This Week’s Torah Portion: Balak (Numbers 22:2-25:9)
Horses were cherished in Biblical society, but not so the donkey. At best the “aton”, or she-ass, was a steady beast of burden. The word “aton” appears 34 times in the Hebrew Bible, 14 of which occur within the context of our Parashah, Balak. The 20 other references are considerably less positive. Donkeys were commonly portrayed in ancient literature as foolish, stubborn, wicked or servile at best, and generally represented the lowest classes of society.
Here in our Torah portion the famous seer Bilaam cannot see the angel which God has placed in his path, but his donkey can. There are three confrontations with the invisible messenger of the Lord, each one increasingly difficult to ignore. Even a dumb animal can see that Bilaam is acting against God’s plan, even though the great “seer” cannot. The question for our Torah portion is, can this great seer raise himself to the level of a she-ass and see what is right and what God requires of him? The question for us to answer is – can we?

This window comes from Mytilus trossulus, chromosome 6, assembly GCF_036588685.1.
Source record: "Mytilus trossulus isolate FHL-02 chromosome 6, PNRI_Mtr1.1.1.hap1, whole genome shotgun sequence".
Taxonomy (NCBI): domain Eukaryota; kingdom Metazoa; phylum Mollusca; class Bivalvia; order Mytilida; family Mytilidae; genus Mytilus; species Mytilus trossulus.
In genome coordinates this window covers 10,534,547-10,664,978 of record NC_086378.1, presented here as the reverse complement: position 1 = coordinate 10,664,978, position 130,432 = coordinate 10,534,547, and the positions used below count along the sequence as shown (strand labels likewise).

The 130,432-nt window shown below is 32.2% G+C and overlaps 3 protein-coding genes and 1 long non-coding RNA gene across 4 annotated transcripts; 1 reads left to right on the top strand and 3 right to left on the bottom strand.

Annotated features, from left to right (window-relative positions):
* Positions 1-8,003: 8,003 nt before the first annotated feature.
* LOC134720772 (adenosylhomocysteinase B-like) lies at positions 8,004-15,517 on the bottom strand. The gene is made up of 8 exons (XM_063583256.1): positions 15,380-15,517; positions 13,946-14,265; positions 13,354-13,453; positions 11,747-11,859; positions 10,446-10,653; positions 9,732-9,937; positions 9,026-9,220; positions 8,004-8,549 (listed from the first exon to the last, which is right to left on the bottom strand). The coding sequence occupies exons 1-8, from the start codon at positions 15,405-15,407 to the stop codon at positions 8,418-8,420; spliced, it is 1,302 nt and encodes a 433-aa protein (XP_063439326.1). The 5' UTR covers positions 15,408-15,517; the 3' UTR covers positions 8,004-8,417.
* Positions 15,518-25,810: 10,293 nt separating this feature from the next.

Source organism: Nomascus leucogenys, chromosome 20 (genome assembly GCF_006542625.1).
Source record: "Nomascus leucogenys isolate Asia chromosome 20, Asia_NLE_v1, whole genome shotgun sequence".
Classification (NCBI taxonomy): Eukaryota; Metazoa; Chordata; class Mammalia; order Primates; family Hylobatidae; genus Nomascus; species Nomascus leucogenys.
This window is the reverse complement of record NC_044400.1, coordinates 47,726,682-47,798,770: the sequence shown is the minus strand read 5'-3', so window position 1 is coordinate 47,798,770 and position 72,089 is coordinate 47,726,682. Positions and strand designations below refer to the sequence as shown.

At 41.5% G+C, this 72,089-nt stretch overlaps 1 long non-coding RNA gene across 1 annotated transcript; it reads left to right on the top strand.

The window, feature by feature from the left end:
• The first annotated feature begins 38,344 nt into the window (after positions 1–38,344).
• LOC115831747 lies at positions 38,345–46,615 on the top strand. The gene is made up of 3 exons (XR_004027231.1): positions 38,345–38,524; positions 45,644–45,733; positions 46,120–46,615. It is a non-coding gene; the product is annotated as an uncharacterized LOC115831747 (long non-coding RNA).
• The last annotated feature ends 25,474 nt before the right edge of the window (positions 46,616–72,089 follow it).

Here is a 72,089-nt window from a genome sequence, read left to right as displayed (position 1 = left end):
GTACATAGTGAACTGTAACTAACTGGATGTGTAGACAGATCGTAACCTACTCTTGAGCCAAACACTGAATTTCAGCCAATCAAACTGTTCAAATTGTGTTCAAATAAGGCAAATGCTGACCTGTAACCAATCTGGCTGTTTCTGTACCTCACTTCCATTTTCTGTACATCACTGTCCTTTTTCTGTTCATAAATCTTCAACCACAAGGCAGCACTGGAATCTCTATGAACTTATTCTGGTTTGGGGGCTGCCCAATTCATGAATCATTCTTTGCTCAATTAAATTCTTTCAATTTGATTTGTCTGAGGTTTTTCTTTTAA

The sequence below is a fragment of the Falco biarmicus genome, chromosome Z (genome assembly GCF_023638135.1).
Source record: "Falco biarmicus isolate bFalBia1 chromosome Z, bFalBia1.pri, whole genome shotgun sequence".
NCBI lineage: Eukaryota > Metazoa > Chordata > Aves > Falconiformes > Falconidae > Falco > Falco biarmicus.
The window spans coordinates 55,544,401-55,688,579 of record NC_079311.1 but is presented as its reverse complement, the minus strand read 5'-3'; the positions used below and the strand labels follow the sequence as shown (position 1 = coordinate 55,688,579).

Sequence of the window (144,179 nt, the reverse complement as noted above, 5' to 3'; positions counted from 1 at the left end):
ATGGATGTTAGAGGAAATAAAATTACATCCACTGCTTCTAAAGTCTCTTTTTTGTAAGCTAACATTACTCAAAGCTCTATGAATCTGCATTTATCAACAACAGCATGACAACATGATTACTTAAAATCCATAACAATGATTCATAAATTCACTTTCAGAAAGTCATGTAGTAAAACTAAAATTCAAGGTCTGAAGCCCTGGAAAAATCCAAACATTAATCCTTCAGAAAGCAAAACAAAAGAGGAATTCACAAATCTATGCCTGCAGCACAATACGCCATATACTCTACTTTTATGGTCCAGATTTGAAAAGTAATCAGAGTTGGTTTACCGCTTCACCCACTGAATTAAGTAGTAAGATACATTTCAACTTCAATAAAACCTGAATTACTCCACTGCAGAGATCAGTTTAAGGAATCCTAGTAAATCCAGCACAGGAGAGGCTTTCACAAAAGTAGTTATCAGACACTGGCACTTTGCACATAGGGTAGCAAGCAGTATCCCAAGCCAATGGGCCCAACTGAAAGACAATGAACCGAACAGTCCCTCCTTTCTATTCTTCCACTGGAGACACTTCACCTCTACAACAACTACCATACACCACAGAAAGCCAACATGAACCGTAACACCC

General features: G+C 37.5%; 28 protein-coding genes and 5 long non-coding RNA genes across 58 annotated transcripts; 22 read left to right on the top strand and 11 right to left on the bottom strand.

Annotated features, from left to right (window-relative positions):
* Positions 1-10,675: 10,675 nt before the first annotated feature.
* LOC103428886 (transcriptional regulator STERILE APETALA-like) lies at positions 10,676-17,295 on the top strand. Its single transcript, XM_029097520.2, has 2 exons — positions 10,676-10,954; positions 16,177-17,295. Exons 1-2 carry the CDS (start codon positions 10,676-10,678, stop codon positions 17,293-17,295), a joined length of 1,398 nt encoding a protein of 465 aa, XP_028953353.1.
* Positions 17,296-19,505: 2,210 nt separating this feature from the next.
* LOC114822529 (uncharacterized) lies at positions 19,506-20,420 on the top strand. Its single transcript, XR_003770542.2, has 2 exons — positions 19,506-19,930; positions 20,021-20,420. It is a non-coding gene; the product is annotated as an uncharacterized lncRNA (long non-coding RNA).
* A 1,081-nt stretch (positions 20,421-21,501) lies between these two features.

Balak, the king of Moab, persuades the prophet Balaam to curse the Israelites so that he can defeat them and drive them out of the region. However, Balaam blesses the Children of Israel instead and prophesies that Israel’s enemies will be defeated. (22:2-24:25)
God punishes the Israelites with a plague for consorting with the Moabite women and their god. The plague is stayed after Pinchas kills an Israelite man and his Midianite woman. (25:1-9)